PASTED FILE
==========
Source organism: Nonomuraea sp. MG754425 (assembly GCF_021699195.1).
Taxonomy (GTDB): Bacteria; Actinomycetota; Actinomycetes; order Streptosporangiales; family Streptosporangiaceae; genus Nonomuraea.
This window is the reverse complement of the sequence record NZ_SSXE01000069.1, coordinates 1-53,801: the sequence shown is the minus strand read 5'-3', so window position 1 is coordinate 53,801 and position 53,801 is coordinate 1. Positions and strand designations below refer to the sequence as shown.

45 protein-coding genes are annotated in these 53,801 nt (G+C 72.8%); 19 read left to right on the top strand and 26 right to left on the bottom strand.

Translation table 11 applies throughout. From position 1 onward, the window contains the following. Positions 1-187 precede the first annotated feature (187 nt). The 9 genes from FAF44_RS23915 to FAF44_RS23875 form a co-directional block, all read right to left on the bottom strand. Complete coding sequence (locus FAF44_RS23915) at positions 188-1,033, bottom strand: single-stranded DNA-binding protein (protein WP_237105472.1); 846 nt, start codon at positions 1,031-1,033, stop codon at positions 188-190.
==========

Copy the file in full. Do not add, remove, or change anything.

Source organism: Nonomuraea sp. MG754425 (assembly GCF_021699195.1).
Taxonomy (GTDB): Bacteria; Actinomycetota; Actinomycetes; order Streptosporangiales; family Streptosporangiaceae; genus Nonomuraea.
This window is the reverse complement of the sequence record NZ_SSXE01000069.1, coordinates 1-53,801: the sequence shown is the minus strand read 5'-3', so window position 1 is coordinate 53,801 and position 53,801 is coordinate 1. Positions and strand designations below refer to the sequence as shown.

45 protein-coding genes are annotated in these 53,801 nt (G+C 72.8%); 19 read left to right on the top strand and 26 right to left on the bottom strand.

Translation table 11 applies throughout. From position 1 onward, the window contains the following. Positions 1-187 precede the first annotated feature (187 nt). The 9 genes from FAF44_RS23915 to FAF44_RS23875 form a co-directional block, all read right to left on the bottom strand. Complete coding sequence (locus FAF44_RS23915) at positions 188-1,033, bottom strand: single-stranded DNA-binding protein (protein WP_237105472.1); 846 nt, start codon at positions 1,031-1,033, stop codon at positions 188-190.